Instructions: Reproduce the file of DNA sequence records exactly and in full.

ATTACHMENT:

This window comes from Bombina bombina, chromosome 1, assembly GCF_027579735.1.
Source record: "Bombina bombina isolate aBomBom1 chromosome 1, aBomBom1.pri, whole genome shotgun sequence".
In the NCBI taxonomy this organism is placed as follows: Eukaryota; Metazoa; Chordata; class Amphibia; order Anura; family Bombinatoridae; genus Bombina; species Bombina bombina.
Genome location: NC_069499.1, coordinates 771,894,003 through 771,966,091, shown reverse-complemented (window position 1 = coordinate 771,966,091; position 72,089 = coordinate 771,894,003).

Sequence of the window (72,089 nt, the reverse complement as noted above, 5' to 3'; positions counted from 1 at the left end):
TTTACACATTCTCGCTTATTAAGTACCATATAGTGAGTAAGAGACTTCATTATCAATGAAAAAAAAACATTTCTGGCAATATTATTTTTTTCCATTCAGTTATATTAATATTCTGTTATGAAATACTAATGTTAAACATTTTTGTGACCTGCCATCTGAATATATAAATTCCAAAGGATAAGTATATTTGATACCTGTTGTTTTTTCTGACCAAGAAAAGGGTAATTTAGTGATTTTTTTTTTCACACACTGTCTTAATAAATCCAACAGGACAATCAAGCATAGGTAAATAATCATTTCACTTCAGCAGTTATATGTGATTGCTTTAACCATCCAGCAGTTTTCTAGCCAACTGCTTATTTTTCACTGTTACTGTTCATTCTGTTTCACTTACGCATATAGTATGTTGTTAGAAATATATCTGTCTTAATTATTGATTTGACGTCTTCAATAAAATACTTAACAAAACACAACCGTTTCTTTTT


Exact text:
This window comes from Bombina bombina, chromosome 1, assembly GCF_027579735.1.
Source record: "Bombina bombina isolate aBomBom1 chromosome 1, aBomBom1.pri, whole genome shotgun sequence".
In the NCBI taxonomy this organism is placed as follows: Eukaryota; Metazoa; Chordata; class Amphibia; order Anura; family Bombinatoridae; genus Bombina; species Bombina bombina.
Genome location: NC_069499.1, coordinates 771,894,003 through 771,966,091, shown reverse-complemented (window position 1 = coordinate 771,966,091; position 72,089 = coordinate 771,894,003).

Sequence of the window (72,089 nt, the reverse complement as noted above, 5' to 3'; positions counted from 1 at the left end):
TTTACACATTCTCGCTTATTAAGTACCATATAGTGAGTAAGAGACTTCATTATCAATGAAAAAAAAACATTTCTGGCAATATTATTTTTTTCCATTCAGTTATATTAATATTCTGTTATGAAATACTAATGTTAAACATTTTTGTGACCTGCCATCTGAATATATAAATTCCAAAGGATAAGTATATTTGATACCTGTTGTTTTTTCTGACCAAGAAAAGGGTAATTTAGTGATTTTTTTTTTCACACACTGTCTTAATAAATCCAACAGGACAATCAAGCATAGGTAAATAATCATTTCACTTCAGCAGTTATATGTGATTGCTTTAACCATCCAGCAGTTTTCTAGCCAACTGCTTATTTTTCACTGTTACTGTTCATTCTGTTTCACTTACGCATATAGTATGTTGTTAGAAATATATCTGTCTTAATTATTGATTTGACGTCTTCAATAAAATACTTAACAAAACACAACCGTTTCTTTTT